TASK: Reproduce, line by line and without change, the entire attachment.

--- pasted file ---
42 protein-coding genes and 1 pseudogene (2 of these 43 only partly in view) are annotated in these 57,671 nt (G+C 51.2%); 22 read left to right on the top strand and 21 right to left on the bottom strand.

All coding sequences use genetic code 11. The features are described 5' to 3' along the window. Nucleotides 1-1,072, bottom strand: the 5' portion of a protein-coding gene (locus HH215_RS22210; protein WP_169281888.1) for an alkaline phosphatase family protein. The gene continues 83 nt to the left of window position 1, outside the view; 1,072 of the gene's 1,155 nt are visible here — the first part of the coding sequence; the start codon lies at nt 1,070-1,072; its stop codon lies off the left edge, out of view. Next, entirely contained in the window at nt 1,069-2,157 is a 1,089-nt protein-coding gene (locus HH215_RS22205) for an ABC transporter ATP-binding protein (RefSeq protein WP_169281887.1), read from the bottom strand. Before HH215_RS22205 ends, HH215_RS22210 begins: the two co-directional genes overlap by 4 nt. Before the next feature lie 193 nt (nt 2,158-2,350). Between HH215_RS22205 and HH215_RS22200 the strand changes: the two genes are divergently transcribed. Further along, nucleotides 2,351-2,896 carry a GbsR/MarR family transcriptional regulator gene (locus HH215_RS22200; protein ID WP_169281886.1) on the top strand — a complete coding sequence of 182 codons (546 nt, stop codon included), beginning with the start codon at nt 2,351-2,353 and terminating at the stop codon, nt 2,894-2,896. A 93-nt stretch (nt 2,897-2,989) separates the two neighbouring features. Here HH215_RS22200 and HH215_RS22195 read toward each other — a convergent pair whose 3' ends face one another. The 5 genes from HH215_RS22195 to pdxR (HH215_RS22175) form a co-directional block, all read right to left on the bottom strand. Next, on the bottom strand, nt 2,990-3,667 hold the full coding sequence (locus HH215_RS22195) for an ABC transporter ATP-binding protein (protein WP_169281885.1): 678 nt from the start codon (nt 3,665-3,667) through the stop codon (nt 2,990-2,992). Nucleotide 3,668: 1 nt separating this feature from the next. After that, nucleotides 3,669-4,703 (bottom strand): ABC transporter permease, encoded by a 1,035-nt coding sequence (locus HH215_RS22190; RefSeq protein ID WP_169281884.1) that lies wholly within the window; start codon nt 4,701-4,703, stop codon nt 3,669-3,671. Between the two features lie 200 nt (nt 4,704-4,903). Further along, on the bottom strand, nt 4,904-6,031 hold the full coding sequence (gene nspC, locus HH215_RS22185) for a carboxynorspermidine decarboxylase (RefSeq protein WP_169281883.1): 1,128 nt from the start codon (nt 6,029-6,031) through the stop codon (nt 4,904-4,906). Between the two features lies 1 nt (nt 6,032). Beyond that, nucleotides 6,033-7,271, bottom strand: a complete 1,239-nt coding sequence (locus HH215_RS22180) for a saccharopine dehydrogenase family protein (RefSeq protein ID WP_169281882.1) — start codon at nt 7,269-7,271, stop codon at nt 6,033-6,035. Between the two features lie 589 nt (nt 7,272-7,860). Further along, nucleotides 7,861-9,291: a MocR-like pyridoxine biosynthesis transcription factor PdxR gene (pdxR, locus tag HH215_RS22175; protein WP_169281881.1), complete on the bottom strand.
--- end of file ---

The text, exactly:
42 protein-coding genes and 1 pseudogene (2 of these 43 only partly in view) are annotated in these 57,671 nt (G+C 51.2%); 22 read left to right on the top strand and 21 right to left on the bottom strand.

All coding sequences use genetic code 11. The features are described 5' to 3' along the window. Nucleotides 1-1,072, bottom strand: the 5' portion of a protein-coding gene (locus HH215_RS22210; protein WP_169281888.1) for an alkaline phosphatase family protein. The gene continues 83 nt to the left of window position 1, outside the view; 1,072 of the gene's 1,155 nt are visible here — the first part of the coding sequence; the start codon lies at nt 1,070-1,072; its stop codon lies off the left edge, out of view. Next, entirely contained in the window at nt 1,069-2,157 is a 1,089-nt protein-coding gene (locus HH215_RS22205) for an ABC transporter ATP-binding protein (RefSeq protein WP_169281887.1), read from the bottom strand. Before HH215_RS22205 ends, HH215_RS22210 begins: the two co-directional genes overlap by 4 nt. Before the next feature lie 193 nt (nt 2,158-2,350). Between HH215_RS22205 and HH215_RS22200 the strand changes: the two genes are divergently transcribed. Further along, nucleotides 2,351-2,896 carry a GbsR/MarR family transcriptional regulator gene (locus HH215_RS22200; protein ID WP_169281886.1) on the top strand — a complete coding sequence of 182 codons (546 nt, stop codon included), beginning with the start codon at nt 2,351-2,353 and terminating at the stop codon, nt 2,894-2,896. A 93-nt stretch (nt 2,897-2,989) separates the two neighbouring features. Here HH215_RS22200 and HH215_RS22195 read toward each other — a convergent pair whose 3' ends face one another. The 5 genes from HH215_RS22195 to pdxR (HH215_RS22175) form a co-directional block, all read right to left on the bottom strand. Next, on the bottom strand, nt 2,990-3,667 hold the full coding sequence (locus HH215_RS22195) for an ABC transporter ATP-binding protein (protein WP_169281885.1): 678 nt from the start codon (nt 3,665-3,667) through the stop codon (nt 2,990-2,992). Nucleotide 3,668: 1 nt separating this feature from the next. After that, nucleotides 3,669-4,703 (bottom strand): ABC transporter permease, encoded by a 1,035-nt coding sequence (locus HH215_RS22190; RefSeq protein ID WP_169281884.1) that lies wholly within the window; start codon nt 4,701-4,703, stop codon nt 3,669-3,671. Between the two features lie 200 nt (nt 4,704-4,903). Further along, on the bottom strand, nt 4,904-6,031 hold the full coding sequence (gene nspC, locus HH215_RS22185) for a carboxynorspermidine decarboxylase (RefSeq protein WP_169281883.1): 1,128 nt from the start codon (nt 6,029-6,031) through the stop codon (nt 4,904-4,906). Between the two features lies 1 nt (nt 6,032). Beyond that, nucleotides 6,033-7,271, bottom strand: a complete 1,239-nt coding sequence (locus HH215_RS22180) for a saccharopine dehydrogenase family protein (RefSeq protein ID WP_169281882.1) — start codon at nt 7,269-7,271, stop codon at nt 6,033-6,035. Between the two features lie 589 nt (nt 7,272-7,860). Further along, nucleotides 7,861-9,291: a MocR-like pyridoxine biosynthesis transcription factor PdxR gene (pdxR, locus tag HH215_RS22175; protein WP_169281881.1), complete on the bottom strand.